Also the Venetian Vincenzo Maria Coronelli (1650-1718) - a friar of the Minorites and since 1701 General of the Congregation - practiced the art of map-making from an early age and built terrestrial globes for the Duke of Parma.
The French Ambassador admired their beauty and invited him in 1681 at the French court, where Coronelli remained a couple of years, to create a celestial globe and a terrestrial one, now kept in Versailles, both over three meters in diameter, whose dimensions have remained unmatched until 1920.
Back in Venice, in 1680 he founded the Academy of the Argonauts, the first geographical society in the world, although directed more to the publication and dissemination of his own works than to proper scientific activity.
He was Cosmographer to the Republic of Venice and produced no less than six hundred charts, some assembled in Atlases, including the Atlante Veneto in 1690-91, and the Isolario of the Atlante Veneto in 1696-97, a late example of a cartographic product in vogue in the previous two centuries, himitating the scheme of the town atlas produced by Braun and Hogenberg.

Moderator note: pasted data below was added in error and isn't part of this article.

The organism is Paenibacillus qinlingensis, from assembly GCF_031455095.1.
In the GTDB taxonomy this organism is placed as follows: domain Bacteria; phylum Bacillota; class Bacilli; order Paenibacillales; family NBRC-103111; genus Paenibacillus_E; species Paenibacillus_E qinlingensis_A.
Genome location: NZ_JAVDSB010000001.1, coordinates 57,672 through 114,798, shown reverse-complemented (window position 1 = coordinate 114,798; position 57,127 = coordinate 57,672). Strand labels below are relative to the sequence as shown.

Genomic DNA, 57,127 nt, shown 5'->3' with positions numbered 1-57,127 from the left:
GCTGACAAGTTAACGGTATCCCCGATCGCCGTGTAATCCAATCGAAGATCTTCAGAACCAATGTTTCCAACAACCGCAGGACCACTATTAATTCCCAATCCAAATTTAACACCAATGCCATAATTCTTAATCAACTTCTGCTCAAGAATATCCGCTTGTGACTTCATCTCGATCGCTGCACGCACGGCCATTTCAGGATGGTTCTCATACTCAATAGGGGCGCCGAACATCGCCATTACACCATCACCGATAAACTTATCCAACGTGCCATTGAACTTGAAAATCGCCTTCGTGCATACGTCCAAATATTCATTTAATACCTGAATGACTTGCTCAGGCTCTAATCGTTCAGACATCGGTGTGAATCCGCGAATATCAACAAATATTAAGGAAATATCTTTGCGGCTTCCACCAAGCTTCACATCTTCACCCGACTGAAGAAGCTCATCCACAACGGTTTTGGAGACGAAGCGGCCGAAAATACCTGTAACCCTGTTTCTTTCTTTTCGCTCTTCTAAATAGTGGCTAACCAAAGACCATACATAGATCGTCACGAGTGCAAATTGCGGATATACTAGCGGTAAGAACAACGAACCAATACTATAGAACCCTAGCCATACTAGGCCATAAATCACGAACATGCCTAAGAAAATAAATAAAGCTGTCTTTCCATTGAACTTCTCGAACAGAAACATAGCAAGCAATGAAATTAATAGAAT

He also published the first seven volumes of the first alphabetical encyclopedia, which was intended to include forty-five.
A double table, oriented with the north at the top, represents Parte del Golfo di Venetia, olim Mare Adriaticum ("Part of the gulf of Venice, also called Adriatic Sea"), crossed by sailing ships, while an inscription states that it shows the Isole Tremiti, già dette Insulae Diomedae, / Possedute nel Golfo di Venetia da Canonici Regolari Lateranensi / Dedicate / Al Reverendissimo Padre Abbate D. Nicolò Bambaccari, Predicatore Celeberrimo, et Accademico Argonauta. ("Tremiti islands, formerly called Diomedae islands, belonging to the Regular Lateran Canons, dedicated to the Reverend Father Abbot D. Nicolò Bambaccari, very famous preacher and a member of the Academy of the Argonauts").
The islands are taken from a high point of view and combine a plane representation with perspective elements and steep shores, such as would be seen by who sailed close to the coastline. At the bottom of the chart, a view of Parte delle spiaggie della Capitanata del Regno di Napoli ("Part of the shore of the southern Adriatic coast of the Kingdom of Naples").